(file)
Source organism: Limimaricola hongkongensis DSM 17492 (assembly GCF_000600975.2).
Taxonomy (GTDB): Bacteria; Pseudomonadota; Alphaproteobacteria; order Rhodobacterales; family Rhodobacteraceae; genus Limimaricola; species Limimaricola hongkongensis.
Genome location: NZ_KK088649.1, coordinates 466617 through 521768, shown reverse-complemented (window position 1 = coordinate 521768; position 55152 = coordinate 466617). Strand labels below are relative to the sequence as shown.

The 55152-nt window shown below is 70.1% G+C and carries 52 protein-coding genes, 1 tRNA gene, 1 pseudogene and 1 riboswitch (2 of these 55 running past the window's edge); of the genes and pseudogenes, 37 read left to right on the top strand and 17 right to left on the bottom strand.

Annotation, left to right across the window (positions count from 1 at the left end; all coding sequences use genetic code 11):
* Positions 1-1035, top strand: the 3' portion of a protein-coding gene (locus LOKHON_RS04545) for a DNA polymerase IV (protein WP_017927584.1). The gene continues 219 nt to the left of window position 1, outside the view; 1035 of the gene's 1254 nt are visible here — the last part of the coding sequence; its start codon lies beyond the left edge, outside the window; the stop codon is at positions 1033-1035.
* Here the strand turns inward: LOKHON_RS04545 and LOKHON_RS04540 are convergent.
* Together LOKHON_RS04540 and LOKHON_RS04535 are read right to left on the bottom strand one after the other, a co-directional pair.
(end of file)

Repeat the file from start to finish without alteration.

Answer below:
Source organism: Limimaricola hongkongensis DSM 17492 (assembly GCF_000600975.2).
Taxonomy (GTDB): Bacteria; Pseudomonadota; Alphaproteobacteria; order Rhodobacterales; family Rhodobacteraceae; genus Limimaricola; species Limimaricola hongkongensis.
Genome location: NZ_KK088649.1, coordinates 466617 through 521768, shown reverse-complemented (window position 1 = coordinate 521768; position 55152 = coordinate 466617). Strand labels below are relative to the sequence as shown.

The 55152-nt window shown below is 70.1% G+C and carries 52 protein-coding genes, 1 tRNA gene, 1 pseudogene and 1 riboswitch (2 of these 55 running past the window's edge); of the genes and pseudogenes, 37 read left to right on the top strand and 17 right to left on the bottom strand.

Annotation, left to right across the window (positions count from 1 at the left end; all coding sequences use genetic code 11):
* Positions 1-1035, top strand: the 3' portion of a protein-coding gene (locus LOKHON_RS04545) for a DNA polymerase IV (protein WP_017927584.1). The gene continues 219 nt to the left of window position 1, outside the view; 1035 of the gene's 1254 nt are visible here — the last part of the coding sequence; its start codon lies beyond the left edge, outside the window; the stop codon is at positions 1033-1035.
* Here the strand turns inward: LOKHON_RS04545 and LOKHON_RS04540 are convergent.
* Together LOKHON_RS04540 and LOKHON_RS04535 are read right to left on the bottom strand one after the other, a co-directional pair.